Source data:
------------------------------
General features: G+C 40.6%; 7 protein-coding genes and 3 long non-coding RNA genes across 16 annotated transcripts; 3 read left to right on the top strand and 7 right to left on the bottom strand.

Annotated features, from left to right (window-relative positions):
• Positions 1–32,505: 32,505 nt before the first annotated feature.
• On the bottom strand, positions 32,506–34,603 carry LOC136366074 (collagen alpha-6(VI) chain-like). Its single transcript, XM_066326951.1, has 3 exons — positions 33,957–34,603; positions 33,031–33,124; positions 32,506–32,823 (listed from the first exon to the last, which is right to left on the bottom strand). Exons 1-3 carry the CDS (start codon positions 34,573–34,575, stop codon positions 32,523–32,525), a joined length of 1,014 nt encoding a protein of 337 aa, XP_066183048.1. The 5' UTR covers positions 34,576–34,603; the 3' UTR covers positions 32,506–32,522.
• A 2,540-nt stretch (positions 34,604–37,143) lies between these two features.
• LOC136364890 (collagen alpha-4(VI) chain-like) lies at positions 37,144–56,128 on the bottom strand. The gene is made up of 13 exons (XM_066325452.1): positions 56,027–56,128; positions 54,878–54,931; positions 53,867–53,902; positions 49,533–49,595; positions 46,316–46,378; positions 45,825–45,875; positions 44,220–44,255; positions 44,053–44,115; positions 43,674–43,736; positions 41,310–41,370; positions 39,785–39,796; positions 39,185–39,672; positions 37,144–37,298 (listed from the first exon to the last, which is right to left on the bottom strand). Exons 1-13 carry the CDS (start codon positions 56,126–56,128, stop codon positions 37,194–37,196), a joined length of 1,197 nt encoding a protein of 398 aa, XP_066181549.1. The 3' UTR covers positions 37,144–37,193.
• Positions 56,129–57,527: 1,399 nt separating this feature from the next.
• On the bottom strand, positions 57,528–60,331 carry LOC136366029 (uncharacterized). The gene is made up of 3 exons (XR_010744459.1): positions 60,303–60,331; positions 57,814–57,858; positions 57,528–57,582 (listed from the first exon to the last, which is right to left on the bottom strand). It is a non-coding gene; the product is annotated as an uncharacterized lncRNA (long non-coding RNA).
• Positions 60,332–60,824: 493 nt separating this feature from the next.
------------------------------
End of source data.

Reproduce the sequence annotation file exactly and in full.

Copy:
General features: G+C 40.6%; 7 protein-coding genes and 3 long non-coding RNA genes across 16 annotated transcripts; 3 read left to right on the top strand and 7 right to left on the bottom strand.

Annotated features, from left to right (window-relative positions):
• Positions 1–32,505: 32,505 nt before the first annotated feature.
• On the bottom strand, positions 32,506–34,603 carry LOC136366074 (collagen alpha-6(VI) chain-like). Its single transcript, XM_066326951.1, has 3 exons — positions 33,957–34,603; positions 33,031–33,124; positions 32,506–32,823 (listed from the first exon to the last, which is right to left on the bottom strand). Exons 1-3 carry the CDS (start codon positions 34,573–34,575, stop codon positions 32,523–32,525), a joined length of 1,014 nt encoding a protein of 337 aa, XP_066183048.1. The 5' UTR covers positions 34,576–34,603; the 3' UTR covers positions 32,506–32,522.
• A 2,540-nt stretch (positions 34,604–37,143) lies between these two features.
• LOC136364890 (collagen alpha-4(VI) chain-like) lies at positions 37,144–56,128 on the bottom strand. The gene is made up of 13 exons (XM_066325452.1): positions 56,027–56,128; positions 54,878–54,931; positions 53,867–53,902; positions 49,533–49,595; positions 46,316–46,378; positions 45,825–45,875; positions 44,220–44,255; positions 44,053–44,115; positions 43,674–43,736; positions 41,310–41,370; positions 39,785–39,796; positions 39,185–39,672; positions 37,144–37,298 (listed from the first exon to the last, which is right to left on the bottom strand). Exons 1-13 carry the CDS (start codon positions 56,126–56,128, stop codon positions 37,194–37,196), a joined length of 1,197 nt encoding a protein of 398 aa, XP_066181549.1. The 3' UTR covers positions 37,144–37,193.
• Positions 56,129–57,527: 1,399 nt separating this feature from the next.
• On the bottom strand, positions 57,528–60,331 carry LOC136366029 (uncharacterized). The gene is made up of 3 exons (XR_010744459.1): positions 60,303–60,331; positions 57,814–57,858; positions 57,528–57,582 (listed from the first exon to the last, which is right to left on the bottom strand). It is a non-coding gene; the product is annotated as an uncharacterized lncRNA (long non-coding RNA).
• Positions 60,332–60,824: 493 nt separating this feature from the next.